Needless to say, the wolf speaking to Valerie is a bit of a problem. She is already marked by her red cloak, and now she is further marked by the fact that she can “speak” to the wolf and understand the primal beast. This brings us to the female sexuality at the core of this beauty and the beast story. In director Catherine Hardwicke’s hand, the fairytale becomes a kind of feminist treatise where we see what havoc is created when social customs interfere with primal female desire and sexuality. Valerie’s red cloak isn’t just a symbol of her own sexuality but of the legacy that has been passed onto her by generations of women, as seen in her mother and grandmother, whose freedom has been compromised by archaic systems like arranged marriages and who are deemed witches if they fail to conform to those customs. Valerie’s red cloak is both a symbol of her coming of age (blood, maternity, sexuality) but also the cloak of the mark/burden of being female in the social structure. Solomon refers to the red cloak as that of a “harlot.” The dog mask scene also shows Valerie, now that she has reached sexual maturity, as a kind of dog monster, a breeding bitch.

That these three women have had to live lies and compromise their hearts reveals the fallacy of the institutionalized American family. Through Valerie’s odyssey, we discover that the grandmother was secretly married to a wolf, that Valerie’s father is a wolf, and indeed that Valerie herself is part wolf. In fact, maybe the point is that all of us are born “part wolf,” but are encouraged to kill the wolf in us for the sake of society. We also discover that the mother was forced into an arranged marriage and has an illegitimate daughter from her lover (both of whom her husband the wolf kills). Valerie is being forced by her parents to marry someone she doesn’t love. In other words, the whole family is deeply dysfunctional, full of secrets, betrayals, murder, deceit, and corruption. Why? Because the social system wants to control the family and human relationships, putting a ban on primal passion in the name of social order.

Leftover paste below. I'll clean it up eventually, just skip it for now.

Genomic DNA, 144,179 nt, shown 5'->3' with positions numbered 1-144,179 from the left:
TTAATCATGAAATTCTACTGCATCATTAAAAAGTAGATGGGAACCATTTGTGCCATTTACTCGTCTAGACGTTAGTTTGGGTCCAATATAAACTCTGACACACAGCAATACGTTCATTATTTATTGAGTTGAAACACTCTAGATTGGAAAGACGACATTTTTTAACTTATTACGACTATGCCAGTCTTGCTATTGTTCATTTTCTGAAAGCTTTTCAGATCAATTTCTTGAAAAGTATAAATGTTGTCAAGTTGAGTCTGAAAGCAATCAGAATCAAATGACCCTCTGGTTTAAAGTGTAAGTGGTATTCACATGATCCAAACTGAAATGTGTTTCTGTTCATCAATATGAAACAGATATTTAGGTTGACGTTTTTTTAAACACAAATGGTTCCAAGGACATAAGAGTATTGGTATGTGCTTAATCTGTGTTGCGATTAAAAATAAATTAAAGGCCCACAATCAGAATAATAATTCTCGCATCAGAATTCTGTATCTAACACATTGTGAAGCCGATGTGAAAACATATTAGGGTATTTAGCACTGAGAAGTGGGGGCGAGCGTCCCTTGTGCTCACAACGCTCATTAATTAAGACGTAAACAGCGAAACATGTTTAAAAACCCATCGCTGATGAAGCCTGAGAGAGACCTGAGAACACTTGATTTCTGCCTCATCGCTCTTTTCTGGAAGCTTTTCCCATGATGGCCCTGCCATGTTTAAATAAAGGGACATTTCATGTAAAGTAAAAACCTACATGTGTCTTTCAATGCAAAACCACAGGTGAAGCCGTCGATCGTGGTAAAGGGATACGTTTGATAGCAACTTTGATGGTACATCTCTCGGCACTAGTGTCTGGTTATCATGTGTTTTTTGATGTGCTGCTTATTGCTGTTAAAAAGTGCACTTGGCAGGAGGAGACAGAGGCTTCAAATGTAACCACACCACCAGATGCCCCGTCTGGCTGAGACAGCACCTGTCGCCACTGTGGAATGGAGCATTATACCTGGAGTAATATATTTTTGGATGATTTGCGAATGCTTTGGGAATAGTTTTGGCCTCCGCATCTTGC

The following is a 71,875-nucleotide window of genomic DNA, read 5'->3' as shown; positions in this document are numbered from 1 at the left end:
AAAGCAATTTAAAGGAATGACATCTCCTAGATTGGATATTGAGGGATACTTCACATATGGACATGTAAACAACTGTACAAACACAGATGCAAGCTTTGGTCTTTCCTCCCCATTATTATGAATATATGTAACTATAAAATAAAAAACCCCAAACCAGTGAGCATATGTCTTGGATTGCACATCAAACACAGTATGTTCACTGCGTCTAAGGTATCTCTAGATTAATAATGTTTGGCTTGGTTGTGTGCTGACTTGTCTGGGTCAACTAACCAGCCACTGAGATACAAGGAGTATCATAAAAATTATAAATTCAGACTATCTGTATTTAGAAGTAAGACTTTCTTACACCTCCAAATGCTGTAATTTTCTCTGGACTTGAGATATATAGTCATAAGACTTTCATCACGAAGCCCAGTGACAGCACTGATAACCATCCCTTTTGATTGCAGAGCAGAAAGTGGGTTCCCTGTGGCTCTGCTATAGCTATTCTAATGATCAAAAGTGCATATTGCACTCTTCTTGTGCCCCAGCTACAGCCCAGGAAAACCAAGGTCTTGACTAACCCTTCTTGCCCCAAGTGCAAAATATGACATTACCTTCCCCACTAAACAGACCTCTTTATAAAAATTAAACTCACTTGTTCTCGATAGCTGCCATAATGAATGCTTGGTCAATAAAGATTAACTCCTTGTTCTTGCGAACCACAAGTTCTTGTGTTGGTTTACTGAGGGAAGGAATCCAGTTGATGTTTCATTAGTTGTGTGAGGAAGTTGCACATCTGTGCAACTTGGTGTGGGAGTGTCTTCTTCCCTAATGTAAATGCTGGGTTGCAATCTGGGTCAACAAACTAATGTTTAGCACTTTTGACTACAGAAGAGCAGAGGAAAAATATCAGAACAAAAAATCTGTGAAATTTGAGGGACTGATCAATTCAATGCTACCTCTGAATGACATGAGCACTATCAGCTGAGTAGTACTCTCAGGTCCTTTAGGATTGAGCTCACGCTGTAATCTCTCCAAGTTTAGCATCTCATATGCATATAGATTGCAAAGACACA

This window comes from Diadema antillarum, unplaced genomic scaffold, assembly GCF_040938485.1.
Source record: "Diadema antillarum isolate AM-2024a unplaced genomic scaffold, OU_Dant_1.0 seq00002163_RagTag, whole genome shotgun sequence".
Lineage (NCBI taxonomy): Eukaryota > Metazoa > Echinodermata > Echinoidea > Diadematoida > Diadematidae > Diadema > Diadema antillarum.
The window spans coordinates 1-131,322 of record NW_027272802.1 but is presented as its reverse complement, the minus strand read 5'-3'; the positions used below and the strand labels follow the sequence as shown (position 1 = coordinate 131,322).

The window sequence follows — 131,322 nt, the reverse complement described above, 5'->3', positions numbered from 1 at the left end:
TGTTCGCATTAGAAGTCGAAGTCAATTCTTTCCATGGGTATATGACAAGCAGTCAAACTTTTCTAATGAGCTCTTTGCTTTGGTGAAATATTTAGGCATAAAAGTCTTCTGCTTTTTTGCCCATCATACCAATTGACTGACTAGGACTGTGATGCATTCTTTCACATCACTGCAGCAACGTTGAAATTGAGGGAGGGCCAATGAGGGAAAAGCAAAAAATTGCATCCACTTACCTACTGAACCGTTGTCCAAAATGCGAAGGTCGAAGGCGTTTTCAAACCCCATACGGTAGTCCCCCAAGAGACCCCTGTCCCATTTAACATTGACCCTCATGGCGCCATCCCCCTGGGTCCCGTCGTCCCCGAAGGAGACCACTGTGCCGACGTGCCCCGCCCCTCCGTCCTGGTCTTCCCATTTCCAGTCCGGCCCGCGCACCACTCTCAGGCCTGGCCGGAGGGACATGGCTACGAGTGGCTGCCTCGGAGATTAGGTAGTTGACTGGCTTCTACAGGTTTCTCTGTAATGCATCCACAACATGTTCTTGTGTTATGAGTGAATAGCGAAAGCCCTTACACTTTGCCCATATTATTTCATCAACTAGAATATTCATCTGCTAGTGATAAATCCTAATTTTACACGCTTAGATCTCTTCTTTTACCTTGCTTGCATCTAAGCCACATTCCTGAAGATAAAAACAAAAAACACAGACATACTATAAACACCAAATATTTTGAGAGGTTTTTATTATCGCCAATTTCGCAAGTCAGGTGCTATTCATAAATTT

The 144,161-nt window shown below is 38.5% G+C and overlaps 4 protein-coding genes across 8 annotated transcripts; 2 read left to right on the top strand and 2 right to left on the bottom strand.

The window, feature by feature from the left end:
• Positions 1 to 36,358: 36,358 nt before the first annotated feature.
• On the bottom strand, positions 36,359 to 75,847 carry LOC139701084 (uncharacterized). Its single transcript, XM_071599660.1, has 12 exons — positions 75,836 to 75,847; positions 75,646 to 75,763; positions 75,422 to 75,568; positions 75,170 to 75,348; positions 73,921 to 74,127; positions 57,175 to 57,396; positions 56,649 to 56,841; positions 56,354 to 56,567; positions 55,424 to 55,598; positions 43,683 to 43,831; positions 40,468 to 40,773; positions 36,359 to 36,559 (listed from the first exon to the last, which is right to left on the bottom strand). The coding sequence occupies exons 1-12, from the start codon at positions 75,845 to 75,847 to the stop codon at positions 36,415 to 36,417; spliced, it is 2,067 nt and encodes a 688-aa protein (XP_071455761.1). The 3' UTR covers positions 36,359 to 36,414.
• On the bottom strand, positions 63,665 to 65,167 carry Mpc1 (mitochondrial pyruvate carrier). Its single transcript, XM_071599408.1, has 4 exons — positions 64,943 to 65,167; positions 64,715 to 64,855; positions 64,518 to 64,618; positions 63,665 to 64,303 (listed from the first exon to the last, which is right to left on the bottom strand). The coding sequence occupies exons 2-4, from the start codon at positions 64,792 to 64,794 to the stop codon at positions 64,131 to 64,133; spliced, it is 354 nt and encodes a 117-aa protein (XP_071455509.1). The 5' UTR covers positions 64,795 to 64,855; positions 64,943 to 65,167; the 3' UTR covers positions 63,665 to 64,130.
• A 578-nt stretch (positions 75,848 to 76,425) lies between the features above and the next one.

How does this whole mess get resolved? By Valerie killing the father (her literal father) with the hand of the Father (the priest Solomon)! The father, the spearhead of institutionalized social order, has to be killed to let primal love and freedom reign. So Valerie, with her crimson cloak and the severed hand of the priest in her Red Riding Hood basket, takes control of the situation and reclaims primal passion by killing the father.

Sure, Peter becomes a wolf too, but he learns to manage his primal beastly side rather than giving into social control. This is when the movie gets back to its classic fairytale romance story. It is such an incredibly beautiful moment when Peter comes back in his wolf body, and Valerie looks into his eyes. It literally brought me to tears. Speaking of beautiful moments, the scenes with Peter and Valerie in the snowy mountains with her crimson flowing cloak trailing behind her are astoundingly breathtakingly beautiful. You have to have a pretty jaded heart not to be won over by those visions of romantic beauty.

Politics and social allegories aside, Red Riding Hood is also just a lusciously gorgeous gothic fairytale that is enormously fun to watch just for the beauty of it. The cinematography, costumes, set designs and soundtrack all work together to create a gorgeously textured gothic film. While the camerawork with the misty magical forests, the claustrophobic villagescapes and the fantastically sublime snowy mountains and burgeoning skies create an overall atmosphere of gothic magic, the soundtrack infuses the film with an aesthetic texture that meshes the heartbeat of primal human passion with the buzz of social paranoia that runs through the film.

Brian Reitzell’s electronic score creates a beautifully edgy atmosphere, touching on a sublime place of lost mysticism while also invoking the edge of dread and doom that lurk within the herd of the village, while Fever Ray’s rich, hallucinatory, pleading songs bring us straight into the realm of the gothic fairytale, stripping away any potential post-modern veneer and leading us straight into the heart of primal passion and longing. The surreal Blood Moon dance scene that is scored to a Fever Ray song beautifully pits humanity’s primal core against the mass social structure of the group. To me, the masterful use of music in the film really brings the whole thing together and allows Hardwicke’s Red Riding Hood to be a classic gothic fairytale that manages to maintain a sincere romantic heart (in the true sense of romanticism) but also bring it to the here and now with sincerity, passion, and a lot of beauty.

In other words, don’t let Red Riding Hood’s surface tale fool you. Sure, we’ve seen beauty and the beast narratives and film renditions of fairytales before, but the more you look into Hardwicke’s Red Riding Hood, the more there is to see. What makes it so good is that we are able to see the beautiful and the ugly simultaneously, wrapped together in a powerful vision of both human potential and the ways we find to limit ourselves.